Is employee engagement killing your customer service?
16 August 2019
When it comes to customer service, organizations often adhere to the misconception that customer service is a department, and serving a customer’s needs extends only as far as what they paid for.
Brian Gareau, a speaker and consultant specializing in solutions to engage employees and accelerate high performance, rejects these claims. “Customer service is not a department,” says Gareau. “It’s an attitude, and it involves the entire organization.” In order to have good customer service, an organization must have engaged and dedicated employees.
After all, how can customers love an organization if the employees don’t love it first? From defining employee engagement to discussing factors that affect customer service, Gareau has several strategies to take your customer service from ho-hum to home run.
THE TRUTH ABOUT CUSTOMER SERVICE
Customer service requires a proactive approach and continuous improvement, especially in the digital age. While a bad offering can be fixed with good customer service, bad customer service can severely impact your bottom line.
Here are just a few surprising statistics:
70 percent of buying experiences are based on how the customer feels they are being treated.
Acquiring a new customer compared to retaining an existing one costs 6 to 7 times as much.
Probability of selling to any new customers is 5 to 20 percent compared to 60 to 70 percent to an existing customer.
Maintaining customers, and doing so with excellent customer service, will not only save your organization money, but will create loyal customers and generate positive press while doing so.
FACTORS AFFECTING CUSTOMER SERVICE
If superb customer service is the goal, an organization must first have excellent work culture and employee engagement so they can then service their customers effectively.
“Organizations with effective workplace cultures outperform their competitors by 20 to 30 percent,” says Gareau. “And even more astonishing, engaged employees generate more than 40 percent revenue than disengaged ones.”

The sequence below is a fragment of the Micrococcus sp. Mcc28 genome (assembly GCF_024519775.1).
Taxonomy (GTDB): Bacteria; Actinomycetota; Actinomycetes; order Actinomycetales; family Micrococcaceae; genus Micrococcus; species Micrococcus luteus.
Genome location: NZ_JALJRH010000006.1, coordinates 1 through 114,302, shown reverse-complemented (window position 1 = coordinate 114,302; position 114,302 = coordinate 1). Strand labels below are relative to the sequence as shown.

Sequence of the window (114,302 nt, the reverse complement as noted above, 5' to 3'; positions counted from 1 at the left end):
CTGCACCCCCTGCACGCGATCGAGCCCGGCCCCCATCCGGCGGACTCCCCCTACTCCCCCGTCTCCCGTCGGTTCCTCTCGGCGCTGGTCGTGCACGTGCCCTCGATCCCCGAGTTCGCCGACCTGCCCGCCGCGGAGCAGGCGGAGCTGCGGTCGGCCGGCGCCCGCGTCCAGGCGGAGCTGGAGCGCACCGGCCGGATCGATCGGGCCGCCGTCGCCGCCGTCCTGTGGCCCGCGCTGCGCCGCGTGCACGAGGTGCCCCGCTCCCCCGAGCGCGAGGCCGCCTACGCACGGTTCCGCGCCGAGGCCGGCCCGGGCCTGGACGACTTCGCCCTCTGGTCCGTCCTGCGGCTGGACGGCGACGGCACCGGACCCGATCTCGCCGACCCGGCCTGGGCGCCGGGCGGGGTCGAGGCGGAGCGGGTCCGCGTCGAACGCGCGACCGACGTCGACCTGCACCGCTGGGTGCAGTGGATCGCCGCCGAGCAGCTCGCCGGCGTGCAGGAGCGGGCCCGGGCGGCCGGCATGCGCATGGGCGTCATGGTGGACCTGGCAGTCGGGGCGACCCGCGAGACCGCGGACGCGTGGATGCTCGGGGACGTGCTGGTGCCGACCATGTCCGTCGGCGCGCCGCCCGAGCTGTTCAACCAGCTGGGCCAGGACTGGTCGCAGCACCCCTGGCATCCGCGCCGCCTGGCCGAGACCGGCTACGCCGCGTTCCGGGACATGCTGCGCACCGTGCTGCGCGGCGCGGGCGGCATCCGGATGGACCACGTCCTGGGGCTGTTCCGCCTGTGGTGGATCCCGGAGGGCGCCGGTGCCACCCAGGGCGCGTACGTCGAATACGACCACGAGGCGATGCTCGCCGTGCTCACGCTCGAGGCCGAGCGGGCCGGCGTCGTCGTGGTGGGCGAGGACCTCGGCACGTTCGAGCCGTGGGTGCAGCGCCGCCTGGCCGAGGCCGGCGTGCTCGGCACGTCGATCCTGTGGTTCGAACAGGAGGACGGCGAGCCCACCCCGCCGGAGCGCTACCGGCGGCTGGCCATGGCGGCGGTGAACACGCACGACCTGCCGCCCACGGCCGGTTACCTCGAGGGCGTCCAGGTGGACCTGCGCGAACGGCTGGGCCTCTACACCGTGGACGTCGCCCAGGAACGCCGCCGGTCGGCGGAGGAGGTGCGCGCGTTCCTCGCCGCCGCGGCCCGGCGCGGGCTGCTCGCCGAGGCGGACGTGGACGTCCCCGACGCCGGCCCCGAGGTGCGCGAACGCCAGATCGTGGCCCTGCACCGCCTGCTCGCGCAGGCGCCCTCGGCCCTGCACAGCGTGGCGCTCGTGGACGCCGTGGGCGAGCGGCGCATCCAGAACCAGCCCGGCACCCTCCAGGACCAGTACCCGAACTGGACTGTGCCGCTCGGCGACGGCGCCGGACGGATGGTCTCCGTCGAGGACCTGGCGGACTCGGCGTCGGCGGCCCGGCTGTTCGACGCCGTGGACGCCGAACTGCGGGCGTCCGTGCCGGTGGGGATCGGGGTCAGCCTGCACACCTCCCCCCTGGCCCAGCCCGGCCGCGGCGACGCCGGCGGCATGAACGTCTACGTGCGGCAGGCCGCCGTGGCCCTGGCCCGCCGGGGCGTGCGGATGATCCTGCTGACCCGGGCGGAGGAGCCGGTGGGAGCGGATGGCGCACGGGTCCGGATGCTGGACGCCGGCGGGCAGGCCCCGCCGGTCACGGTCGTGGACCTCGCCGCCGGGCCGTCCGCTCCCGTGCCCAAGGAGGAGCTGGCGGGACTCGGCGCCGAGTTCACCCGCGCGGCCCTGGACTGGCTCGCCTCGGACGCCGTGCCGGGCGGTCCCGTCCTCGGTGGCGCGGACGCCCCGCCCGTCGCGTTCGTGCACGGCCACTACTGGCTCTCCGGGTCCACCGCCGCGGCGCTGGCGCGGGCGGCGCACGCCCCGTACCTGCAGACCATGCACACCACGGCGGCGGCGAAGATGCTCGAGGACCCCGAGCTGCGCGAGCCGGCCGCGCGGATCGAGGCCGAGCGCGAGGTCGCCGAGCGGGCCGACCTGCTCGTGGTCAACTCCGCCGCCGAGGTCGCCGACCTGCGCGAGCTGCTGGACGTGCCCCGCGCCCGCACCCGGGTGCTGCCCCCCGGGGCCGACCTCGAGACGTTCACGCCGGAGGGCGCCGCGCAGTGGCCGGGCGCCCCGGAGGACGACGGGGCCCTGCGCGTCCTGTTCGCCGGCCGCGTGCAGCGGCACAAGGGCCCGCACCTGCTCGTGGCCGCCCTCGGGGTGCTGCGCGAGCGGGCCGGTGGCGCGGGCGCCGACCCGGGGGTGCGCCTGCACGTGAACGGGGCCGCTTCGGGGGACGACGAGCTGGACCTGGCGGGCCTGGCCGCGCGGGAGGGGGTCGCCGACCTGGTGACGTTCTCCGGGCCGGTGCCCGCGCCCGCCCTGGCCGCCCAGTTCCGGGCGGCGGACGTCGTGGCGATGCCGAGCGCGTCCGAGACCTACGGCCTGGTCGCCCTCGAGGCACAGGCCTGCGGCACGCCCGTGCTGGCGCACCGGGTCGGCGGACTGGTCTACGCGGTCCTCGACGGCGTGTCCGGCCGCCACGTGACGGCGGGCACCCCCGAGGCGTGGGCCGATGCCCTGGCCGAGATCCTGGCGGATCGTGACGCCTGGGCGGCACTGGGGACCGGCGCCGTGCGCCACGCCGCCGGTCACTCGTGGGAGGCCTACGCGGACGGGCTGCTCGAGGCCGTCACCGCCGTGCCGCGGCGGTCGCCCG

It’s easy to see that every employee in the organization is either enhancing or harming your customer service, not just the ones in the customer service department.
In order to attain an efficient workplace culture and employee engagement, organizations have to work on three things:
Dealing with differences of opinion
What happens when mistakes are made? What happens when goals or deadlines are missed? These are questions you have to ask yourself upon observing employee incidents. Gareau says some things you’ll see when people are actively avoiding accountability are missing deadlines, excuses, avoiding initiatives, lacking interest and more.
To combat these accountability issues, it is important that all employees hold each other accountable, while also being cohesive and trusting of one another. Building these relationships will encourage people to work for each other rather than working for themselves. This will, in turn, enhance workplace culture and collaboration.
DEALING WITH DIFFERENCES OF OPINION
A difference of opinion is not always a negative circumstance. It can be good if it builds trust or increases clarity. However, if it creates morale issue or diverts energy from higher priorities, it can be a major problem. Some causes of these issues are disagreements on methods, objectives or communication styles.
Gareau says that these issues can be resolved with four simple guidelines:
Outline the values of the company
Align them to the business plan
Confirm that these objectives adhere to organization’s goals
Give and accept feedback
When we hire someone, we are trusting that person to do a job to the best of their ability and they are trusting that their goals align with that of the organization. If we do not trust an employee to represent the company well or to give excellent customer service, why were they hired in the first place?
This is a key issue in the workplace, Gareau said, and it needs to be addressed. Here are a few ways you can help empower employees to do their best work:
Communicate a clear vision and mission: Explain why their job is critical to the organization, not just how to do it.
Demonstrate trust: Define the goal, not how to get there.
Get to know people: Make time to engage with each employee 1:1 so they feel comfortable sharing their ideas and concerns.
Show your appreciation: “Thanks” goes a long way for a job well done, don’t be afraid to say it more often.
Customer service is only as good as the employees. The more employees enjoy working for an organization, the more compelled they will be to exceptionally serve its customers. After all, when it comes to customer service, it’s not the “know-how” that matters, it’s the “know-why”.
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